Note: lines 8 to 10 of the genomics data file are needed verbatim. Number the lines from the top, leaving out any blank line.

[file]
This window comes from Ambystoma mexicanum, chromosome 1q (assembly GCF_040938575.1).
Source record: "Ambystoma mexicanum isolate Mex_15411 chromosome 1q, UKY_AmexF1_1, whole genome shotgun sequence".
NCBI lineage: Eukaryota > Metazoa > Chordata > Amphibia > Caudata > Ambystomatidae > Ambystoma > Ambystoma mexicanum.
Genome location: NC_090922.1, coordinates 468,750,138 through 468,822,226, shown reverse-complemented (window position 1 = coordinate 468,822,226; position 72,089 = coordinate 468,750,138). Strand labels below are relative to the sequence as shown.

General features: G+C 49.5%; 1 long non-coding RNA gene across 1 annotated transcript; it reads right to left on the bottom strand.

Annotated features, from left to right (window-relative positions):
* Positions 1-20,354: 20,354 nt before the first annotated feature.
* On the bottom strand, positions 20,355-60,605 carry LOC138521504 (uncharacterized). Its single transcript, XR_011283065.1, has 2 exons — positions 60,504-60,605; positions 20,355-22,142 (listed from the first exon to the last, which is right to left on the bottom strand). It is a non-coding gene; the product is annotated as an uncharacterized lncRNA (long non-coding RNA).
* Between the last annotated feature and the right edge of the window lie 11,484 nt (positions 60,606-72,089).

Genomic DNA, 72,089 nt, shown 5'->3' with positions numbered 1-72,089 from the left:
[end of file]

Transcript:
* On the bottom strand, positions 20,355-60,605 carry LOC138521504 (uncharacterized). Its single transcript, XR_011283065.1, has 2 exons — positions 60,504-60,605; positions 20,355-22,142 (listed from the first exon to the last, which is right to left on the bottom strand). It is a non-coding gene; the product is annotated as an uncharacterized lncRNA (long non-coding RNA).
* Between the last annotated feature and the right edge of the window lie 11,484 nt (positions 60,606-72,089).

Genomic DNA, 72,089 nt, shown 5'->3' with positions numbered 1-72,089 from the left: